Meridian Star

January 24, 2013

Annual Kentucky Ham Breakfast marks 50th year

By Ida Brown /
The Meridian Star

MERIDIAN — Want to go?

What: 50th Annual Kentucky Ham Meal
When: Feb. 5, from 6:30 a.m.-1:30 p.m. and from 5 p.m.-7 p.m.; Feb. 6, from 6:30 a.m.-1:30 p.m.
Where: First Christian Church, 1301 23rd Ave. Carry out/drive thru available on 13th Street
Cost: $8 per plate

Information: Call (601) 693-1425  

First Christian Church will mark a half century of "hamming" it up at this year's 50th Annual Kentucky Ham Meal.

    And while country fried ham and piping hot biscuits are the annual event's main draw, its overall purpose is to support the missions of First Christian Church – worldwide, as well as those closer to home.

    "This is a testimony to the movement of the Spirit, the enthusiasm of members in mission, and the enduring call of Christ's church to be planted to blossom out in the community," said the Rev. Dr. Tom Sikes, pastor of First Christian.

    The tradition of the Kentucky Ham Meal began in 1963 as a call for help. An appeal went out to the Christian Churches (Disciples of Christ) to help in modernizing Jackman Memorial Hospital in Bilaspur, India.

    Wanting to respond to the need, FCC of Meridian's Christian Women's Fellowship decided to sponsor a fundraiser. At the suggestion of Dr. and Mrs. William Apperson, who had come to the Meridian church the previous year, the first Kentucky Ham Breakfast was organized.

    The Appersons traveled to Kentucky and purchased 60 pounds of Kentucky cured hams and brought them back in the trunk of their car for the first breakfast. Almost $600 was raised for an offering sent to the Jackman Hospital that year.

    Fifty years later, the amount of ham purchased has increased to more than 1,700 pounds. Serving times have increased to two days, and it is now called the Kentucky Ham Meal. Men and youth also lend a hand in what has evolved into a church-wide event.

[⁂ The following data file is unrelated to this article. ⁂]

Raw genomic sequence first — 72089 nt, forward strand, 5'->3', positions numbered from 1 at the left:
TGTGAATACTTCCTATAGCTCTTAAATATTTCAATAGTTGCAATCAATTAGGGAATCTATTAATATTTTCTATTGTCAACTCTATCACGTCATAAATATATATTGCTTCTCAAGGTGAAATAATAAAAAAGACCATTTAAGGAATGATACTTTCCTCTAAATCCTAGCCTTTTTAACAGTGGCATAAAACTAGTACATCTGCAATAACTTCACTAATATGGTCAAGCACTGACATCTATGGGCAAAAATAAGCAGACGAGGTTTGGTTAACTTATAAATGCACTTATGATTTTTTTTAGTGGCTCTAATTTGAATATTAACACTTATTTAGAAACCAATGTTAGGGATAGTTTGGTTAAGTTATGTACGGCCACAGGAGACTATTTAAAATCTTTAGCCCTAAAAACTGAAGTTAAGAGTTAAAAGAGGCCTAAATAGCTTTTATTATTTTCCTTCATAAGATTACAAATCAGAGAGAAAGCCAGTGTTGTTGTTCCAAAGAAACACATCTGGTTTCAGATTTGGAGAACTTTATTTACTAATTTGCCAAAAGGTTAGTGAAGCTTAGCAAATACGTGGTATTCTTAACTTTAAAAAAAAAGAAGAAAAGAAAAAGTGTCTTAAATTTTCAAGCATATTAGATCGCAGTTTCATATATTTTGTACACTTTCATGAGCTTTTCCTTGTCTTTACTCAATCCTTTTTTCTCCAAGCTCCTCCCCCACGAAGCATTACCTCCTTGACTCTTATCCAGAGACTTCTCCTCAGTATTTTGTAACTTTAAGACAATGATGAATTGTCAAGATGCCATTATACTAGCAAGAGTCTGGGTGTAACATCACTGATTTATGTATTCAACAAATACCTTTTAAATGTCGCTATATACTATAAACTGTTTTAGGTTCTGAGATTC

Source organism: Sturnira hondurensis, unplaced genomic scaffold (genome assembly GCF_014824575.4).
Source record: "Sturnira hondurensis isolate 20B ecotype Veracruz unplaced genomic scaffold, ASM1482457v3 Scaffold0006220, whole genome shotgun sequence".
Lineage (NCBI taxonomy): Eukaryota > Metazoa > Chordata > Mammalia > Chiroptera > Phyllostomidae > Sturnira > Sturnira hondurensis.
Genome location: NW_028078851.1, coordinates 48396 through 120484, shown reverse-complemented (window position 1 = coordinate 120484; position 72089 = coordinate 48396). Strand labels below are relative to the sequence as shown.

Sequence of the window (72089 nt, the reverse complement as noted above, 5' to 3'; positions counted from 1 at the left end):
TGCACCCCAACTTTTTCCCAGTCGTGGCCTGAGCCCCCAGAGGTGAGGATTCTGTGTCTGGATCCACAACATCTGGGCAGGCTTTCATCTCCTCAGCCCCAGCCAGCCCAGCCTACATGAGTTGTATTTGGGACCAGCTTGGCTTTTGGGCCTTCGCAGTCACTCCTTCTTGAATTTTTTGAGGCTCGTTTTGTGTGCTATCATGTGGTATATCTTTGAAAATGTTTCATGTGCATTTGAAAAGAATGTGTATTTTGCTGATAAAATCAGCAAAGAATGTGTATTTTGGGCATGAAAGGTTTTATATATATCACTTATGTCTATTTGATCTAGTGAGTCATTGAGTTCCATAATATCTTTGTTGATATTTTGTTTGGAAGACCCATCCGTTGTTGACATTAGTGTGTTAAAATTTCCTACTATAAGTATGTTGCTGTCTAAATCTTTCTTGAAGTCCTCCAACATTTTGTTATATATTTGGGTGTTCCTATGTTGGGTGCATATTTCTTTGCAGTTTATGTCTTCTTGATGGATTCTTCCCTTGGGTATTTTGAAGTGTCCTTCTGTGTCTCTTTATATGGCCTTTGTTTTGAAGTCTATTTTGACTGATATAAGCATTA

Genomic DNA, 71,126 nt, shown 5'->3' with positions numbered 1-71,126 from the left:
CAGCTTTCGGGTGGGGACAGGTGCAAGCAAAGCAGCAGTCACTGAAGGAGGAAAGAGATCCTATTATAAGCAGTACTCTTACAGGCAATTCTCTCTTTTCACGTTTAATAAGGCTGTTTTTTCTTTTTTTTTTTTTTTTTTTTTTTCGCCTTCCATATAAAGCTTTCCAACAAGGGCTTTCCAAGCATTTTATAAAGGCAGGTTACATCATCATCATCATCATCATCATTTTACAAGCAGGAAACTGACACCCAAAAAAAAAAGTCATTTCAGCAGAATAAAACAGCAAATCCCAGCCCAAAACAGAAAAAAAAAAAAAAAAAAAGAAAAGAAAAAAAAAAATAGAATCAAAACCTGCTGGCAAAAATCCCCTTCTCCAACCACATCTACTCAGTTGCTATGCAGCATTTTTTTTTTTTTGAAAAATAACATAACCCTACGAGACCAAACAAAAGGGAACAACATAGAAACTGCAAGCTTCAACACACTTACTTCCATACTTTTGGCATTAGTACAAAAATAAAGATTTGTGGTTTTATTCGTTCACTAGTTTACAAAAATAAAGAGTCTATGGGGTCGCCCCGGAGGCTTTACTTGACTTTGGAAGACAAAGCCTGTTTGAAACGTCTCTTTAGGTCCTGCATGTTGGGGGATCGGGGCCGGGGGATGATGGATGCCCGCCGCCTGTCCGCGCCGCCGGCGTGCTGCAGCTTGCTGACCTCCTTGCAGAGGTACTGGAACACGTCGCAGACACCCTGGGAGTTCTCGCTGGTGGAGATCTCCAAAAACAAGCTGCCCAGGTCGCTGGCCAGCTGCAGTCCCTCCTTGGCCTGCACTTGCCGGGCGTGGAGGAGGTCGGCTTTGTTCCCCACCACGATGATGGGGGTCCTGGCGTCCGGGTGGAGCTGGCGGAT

The menu still includes ham, redeye gravy, grits, scrambled eggs, homemade biscuits, homemade preserves and coffee. Last year, more than 2,600 meals were served in the two-day period. In 2011 3,000 meals were served with the breakdown of food used and consumed as follows: 1,731 pounds of Kentucky Ham; 585 dozen eggs; 25 5-pound bags of grits; 20 pounds of margarine; 89 5-pound bags of flour; 22 6-pound cans of shortening; 65 one-half gallons of buttermilk; nine gallons of cooking oil; 7,200 butter singles; 3,125 jelly packs – plus 29 quarts, 37 pints and 23 half pints of jam, jelly and preserves.

    Even more impressive is the number of organizations and causes which benefit from proceeds from the annual event.

    "We can't emphasize enough how much this is about our church's missions and its commitment to helping the people of our community," said Sharon Busler, who co-chairs the FCC fundraiser.

    In addition to the overall Disciple Mission Fund, proceeds from the fundraiser benefit the following organizations and causes: The Boys and Girls Club of East Mississippi, Care Lodge, East Mississippi State Hospital Child Activity Programs, Laurie Autry Fund, LOVE's Kitchen, Multi-County Community Agency, American Red Cross-Key Chapter, Scholarship for Hope Village (in memory of Annie Kate Ward), Jeff Anderson Regional Cancer Center Benevolence Fund, Jeff Anderson Regional Cancer Center Discretionary Fund, Blair E. Batson Children's Hospital, and First Christian Church Men's Program.